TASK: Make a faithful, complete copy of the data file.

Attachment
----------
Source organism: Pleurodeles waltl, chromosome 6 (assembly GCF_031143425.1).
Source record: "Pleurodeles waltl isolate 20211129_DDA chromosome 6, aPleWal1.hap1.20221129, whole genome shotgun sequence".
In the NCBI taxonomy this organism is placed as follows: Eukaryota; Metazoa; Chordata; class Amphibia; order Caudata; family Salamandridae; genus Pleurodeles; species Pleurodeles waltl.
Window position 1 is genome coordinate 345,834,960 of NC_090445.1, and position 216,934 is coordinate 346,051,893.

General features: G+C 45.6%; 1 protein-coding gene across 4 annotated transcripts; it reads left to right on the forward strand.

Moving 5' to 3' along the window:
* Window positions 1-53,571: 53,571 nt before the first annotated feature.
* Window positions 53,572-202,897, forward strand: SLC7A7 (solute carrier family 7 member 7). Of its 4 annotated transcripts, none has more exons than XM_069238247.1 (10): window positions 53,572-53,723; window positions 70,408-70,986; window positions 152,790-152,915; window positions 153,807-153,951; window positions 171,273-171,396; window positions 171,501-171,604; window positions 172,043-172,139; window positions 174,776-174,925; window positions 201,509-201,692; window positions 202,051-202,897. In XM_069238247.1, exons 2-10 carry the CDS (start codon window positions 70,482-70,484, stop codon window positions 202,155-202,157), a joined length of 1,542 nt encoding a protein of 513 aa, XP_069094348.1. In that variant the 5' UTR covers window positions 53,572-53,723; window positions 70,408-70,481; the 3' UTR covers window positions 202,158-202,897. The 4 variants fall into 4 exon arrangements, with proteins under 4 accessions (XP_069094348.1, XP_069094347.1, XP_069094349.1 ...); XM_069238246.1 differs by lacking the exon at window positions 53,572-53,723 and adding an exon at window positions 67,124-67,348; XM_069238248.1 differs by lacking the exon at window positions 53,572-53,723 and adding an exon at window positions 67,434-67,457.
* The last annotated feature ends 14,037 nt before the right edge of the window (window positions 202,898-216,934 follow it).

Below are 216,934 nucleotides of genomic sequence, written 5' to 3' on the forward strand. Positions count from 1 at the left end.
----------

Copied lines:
Source organism: Pleurodeles waltl, chromosome 6 (assembly GCF_031143425.1).
Source record: "Pleurodeles waltl isolate 20211129_DDA chromosome 6, aPleWal1.hap1.20221129, whole genome shotgun sequence".
In the NCBI taxonomy this organism is placed as follows: Eukaryota; Metazoa; Chordata; class Amphibia; order Caudata; family Salamandridae; genus Pleurodeles; species Pleurodeles waltl.
Window position 1 is genome coordinate 345,834,960 of NC_090445.1, and position 216,934 is coordinate 346,051,893.

General features: G+C 45.6%; 1 protein-coding gene across 4 annotated transcripts; it reads left to right on the forward strand.

Moving 5' to 3' along the window:
* Window positions 1-53,571: 53,571 nt before the first annotated feature.
* Window positions 53,572-202,897, forward strand: SLC7A7 (solute carrier family 7 member 7). Of its 4 annotated transcripts, none has more exons than XM_069238247.1 (10): window positions 53,572-53,723; window positions 70,408-70,986; window positions 152,790-152,915; window positions 153,807-153,951; window positions 171,273-171,396; window positions 171,501-171,604; window positions 172,043-172,139; window positions 174,776-174,925; window positions 201,509-201,692; window positions 202,051-202,897. In XM_069238247.1, exons 2-10 carry the CDS (start codon window positions 70,482-70,484, stop codon window positions 202,155-202,157), a joined length of 1,542 nt encoding a protein of 513 aa, XP_069094348.1. In that variant the 5' UTR covers window positions 53,572-53,723; window positions 70,408-70,481; the 3' UTR covers window positions 202,158-202,897. The 4 variants fall into 4 exon arrangements, with proteins under 4 accessions (XP_069094348.1, XP_069094347.1, XP_069094349.1 ...); XM_069238246.1 differs by lacking the exon at window positions 53,572-53,723 and adding an exon at window positions 67,124-67,348; XM_069238248.1 differs by lacking the exon at window positions 53,572-53,723 and adding an exon at window positions 67,434-67,457.
* The last annotated feature ends 14,037 nt before the right edge of the window (window positions 202,898-216,934 follow it).

Below are 216,934 nucleotides of genomic sequence, written 5' to 3' on the forward strand. Positions count from 1 at the left end.